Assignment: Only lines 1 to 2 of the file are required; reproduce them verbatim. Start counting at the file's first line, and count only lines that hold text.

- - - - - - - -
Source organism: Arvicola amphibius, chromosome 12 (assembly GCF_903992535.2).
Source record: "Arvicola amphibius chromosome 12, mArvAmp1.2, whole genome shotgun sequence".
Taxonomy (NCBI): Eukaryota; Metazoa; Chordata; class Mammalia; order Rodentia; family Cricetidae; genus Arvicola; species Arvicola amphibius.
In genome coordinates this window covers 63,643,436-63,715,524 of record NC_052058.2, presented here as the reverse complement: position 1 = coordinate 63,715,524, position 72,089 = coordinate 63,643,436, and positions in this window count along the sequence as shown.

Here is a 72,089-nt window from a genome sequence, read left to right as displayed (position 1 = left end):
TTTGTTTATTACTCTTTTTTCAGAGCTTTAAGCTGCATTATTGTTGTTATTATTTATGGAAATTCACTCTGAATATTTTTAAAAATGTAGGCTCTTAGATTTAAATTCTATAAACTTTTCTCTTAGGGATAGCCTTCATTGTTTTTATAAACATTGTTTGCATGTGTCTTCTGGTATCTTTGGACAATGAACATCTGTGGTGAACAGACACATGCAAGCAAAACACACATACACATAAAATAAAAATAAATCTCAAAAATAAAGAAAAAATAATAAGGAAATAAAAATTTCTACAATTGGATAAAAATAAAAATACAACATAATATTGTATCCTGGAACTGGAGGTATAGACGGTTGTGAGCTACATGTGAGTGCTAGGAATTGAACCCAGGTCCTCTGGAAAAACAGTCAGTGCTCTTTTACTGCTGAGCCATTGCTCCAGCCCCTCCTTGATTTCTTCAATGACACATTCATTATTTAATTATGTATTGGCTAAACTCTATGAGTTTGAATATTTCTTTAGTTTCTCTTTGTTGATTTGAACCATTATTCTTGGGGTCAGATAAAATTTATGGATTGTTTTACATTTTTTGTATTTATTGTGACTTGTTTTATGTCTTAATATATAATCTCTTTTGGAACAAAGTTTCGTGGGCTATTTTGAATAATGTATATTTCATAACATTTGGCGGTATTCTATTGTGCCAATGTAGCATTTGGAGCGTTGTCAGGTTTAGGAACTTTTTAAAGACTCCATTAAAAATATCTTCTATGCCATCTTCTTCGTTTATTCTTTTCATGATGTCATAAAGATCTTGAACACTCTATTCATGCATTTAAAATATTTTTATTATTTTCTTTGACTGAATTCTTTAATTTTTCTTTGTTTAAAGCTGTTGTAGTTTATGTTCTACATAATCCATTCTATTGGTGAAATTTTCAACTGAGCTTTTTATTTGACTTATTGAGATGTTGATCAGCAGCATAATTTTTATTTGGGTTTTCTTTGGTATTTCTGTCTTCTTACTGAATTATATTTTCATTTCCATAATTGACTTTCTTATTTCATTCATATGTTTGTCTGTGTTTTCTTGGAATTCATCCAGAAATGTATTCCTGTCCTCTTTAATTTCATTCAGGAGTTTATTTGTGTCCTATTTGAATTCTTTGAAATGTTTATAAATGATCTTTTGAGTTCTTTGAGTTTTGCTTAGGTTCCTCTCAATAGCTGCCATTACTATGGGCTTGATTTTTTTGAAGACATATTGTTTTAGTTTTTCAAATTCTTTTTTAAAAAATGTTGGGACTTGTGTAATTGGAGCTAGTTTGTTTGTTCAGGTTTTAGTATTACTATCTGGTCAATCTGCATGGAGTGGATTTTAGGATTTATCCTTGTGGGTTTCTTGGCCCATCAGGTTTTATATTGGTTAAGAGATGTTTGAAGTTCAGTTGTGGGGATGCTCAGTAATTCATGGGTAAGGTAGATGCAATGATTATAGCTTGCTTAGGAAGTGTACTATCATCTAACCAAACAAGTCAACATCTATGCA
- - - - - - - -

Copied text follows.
Source organism: Arvicola amphibius, chromosome 12 (assembly GCF_903992535.2).
Source record: "Arvicola amphibius chromosome 12, mArvAmp1.2, whole genome shotgun sequence".